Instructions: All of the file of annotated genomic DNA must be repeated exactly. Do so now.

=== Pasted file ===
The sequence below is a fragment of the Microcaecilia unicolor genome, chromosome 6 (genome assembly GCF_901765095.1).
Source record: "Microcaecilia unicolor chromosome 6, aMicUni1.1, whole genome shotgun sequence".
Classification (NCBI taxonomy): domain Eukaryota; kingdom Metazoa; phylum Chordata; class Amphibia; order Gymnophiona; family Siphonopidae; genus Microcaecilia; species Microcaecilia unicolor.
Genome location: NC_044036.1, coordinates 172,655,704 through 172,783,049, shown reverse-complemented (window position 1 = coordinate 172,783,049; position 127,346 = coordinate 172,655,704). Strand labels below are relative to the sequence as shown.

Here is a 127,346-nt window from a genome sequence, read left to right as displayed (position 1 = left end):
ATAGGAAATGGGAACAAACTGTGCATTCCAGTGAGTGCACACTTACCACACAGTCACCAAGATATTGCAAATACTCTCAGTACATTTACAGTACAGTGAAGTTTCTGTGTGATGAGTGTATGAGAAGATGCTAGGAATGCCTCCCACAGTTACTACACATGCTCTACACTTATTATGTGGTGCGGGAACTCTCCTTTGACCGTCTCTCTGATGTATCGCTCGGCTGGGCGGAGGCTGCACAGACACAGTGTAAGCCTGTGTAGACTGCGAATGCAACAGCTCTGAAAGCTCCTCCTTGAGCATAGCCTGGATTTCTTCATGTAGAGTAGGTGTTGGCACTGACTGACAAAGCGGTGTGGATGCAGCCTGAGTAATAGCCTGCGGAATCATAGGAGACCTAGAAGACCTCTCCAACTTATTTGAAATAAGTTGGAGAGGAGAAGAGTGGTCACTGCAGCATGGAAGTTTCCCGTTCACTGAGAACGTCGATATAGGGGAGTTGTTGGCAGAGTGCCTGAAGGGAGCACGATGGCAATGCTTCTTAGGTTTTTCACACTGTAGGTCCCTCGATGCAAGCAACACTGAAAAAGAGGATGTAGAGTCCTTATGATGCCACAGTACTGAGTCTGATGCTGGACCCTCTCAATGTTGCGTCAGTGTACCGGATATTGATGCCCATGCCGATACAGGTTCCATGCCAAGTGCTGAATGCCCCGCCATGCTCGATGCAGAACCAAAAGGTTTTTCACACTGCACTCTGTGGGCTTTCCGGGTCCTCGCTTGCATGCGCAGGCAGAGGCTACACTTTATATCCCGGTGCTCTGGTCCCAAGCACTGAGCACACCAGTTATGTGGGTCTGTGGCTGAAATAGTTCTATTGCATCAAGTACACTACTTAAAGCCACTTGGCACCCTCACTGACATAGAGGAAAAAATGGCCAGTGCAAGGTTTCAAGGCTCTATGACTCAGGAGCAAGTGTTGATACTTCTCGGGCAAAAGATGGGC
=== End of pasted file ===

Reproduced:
The sequence below is a fragment of the Microcaecilia unicolor genome, chromosome 6 (genome assembly GCF_901765095.1).
Source record: "Microcaecilia unicolor chromosome 6, aMicUni1.1, whole genome shotgun sequence".
Classification (NCBI taxonomy): domain Eukaryota; kingdom Metazoa; phylum Chordata; class Amphibia; order Gymnophiona; family Siphonopidae; genus Microcaecilia; species Microcaecilia unicolor.
Genome location: NC_044036.1, coordinates 172,655,704 through 172,783,049, shown reverse-complemented (window position 1 = coordinate 172,783,049; position 127,346 = coordinate 172,655,704). Strand labels below are relative to the sequence as shown.

Here is a 127,346-nt window from a genome sequence, read left to right as displayed (position 1 = left end):
ATAGGAAATGGGAACAAACTGTGCATTCCAGTGAGTGCACACTTACCACACAGTCACCAAGATATTGCAAATACTCTCAGTACATTTACAGTACAGTGAAGTTTCTGTGTGATGAGTGTATGAGAAGATGCTAGGAATGCCTCCCACAGTTACTACACATGCTCTACACTTATTATGTGGTGCGGGAACTCTCCTTTGACCGTCTCTCTGATGTATCGCTCGGCTGGGCGGAGGCTGCACAGACACAGTGTAAGCCTGTGTAGACTGCGAATGCAACAGCTCTGAAAGCTCCTCCTTGAGCATAGCCTGGATTTCTTCATGTAGAGTAGGTGTTGGCACTGACTGACAAAGCGGTGTGGATGCAGCCTGAGTAATAGCCTGCGGAATCATAGGAGACCTAGAAGACCTCTCCAACTTATTTGAAATAAGTTGGAGAGGAGAAGAGTGGTCACTGCAGCATGGAAGTTTCCCGTTCACTGAGAACGTCGATATAGGGGAGTTGTTGGCAGAGTGCCTGAAGGGAGCACGATGGCAATGCTTCTTAGGTTTTTCACACTGTAGGTCCCTCGATGCAAGCAACACTGAAAAAGAGGATGTAGAGTCCTTATGATGCCACAGTACTGAGTCTGATGCTGGACCCTCTCAATGTTGCGTCAGTGTACCGGATATTGATGCCCATGCCGATACAGGTTCCATGCCAAGTGCTGAATGCCCCGCCATGCTCGATGCAGAACCAAAAGGTTTTTCACACTGCACTCTGTGGGCTTTCCGGGTCCTCGCTTGCATGCGCAGGCAGAGGCTACACTTTATATCCCGGTGCTCTGGTCCCAAGCACTGAGCACACCAGTTATGTGGGTCTGTGGCTGAAATAGTTCTATTGCATCAAGTACACTACTTAAAGCCACTTGGCACCCTCACTGACATAGAGGAAAAAATGGCCAGTGCAAGGTTTCAAGGCTCTATGACTCAGGAGCAAGTGTTGATACTTCTCGGGCAAAAGATGGGC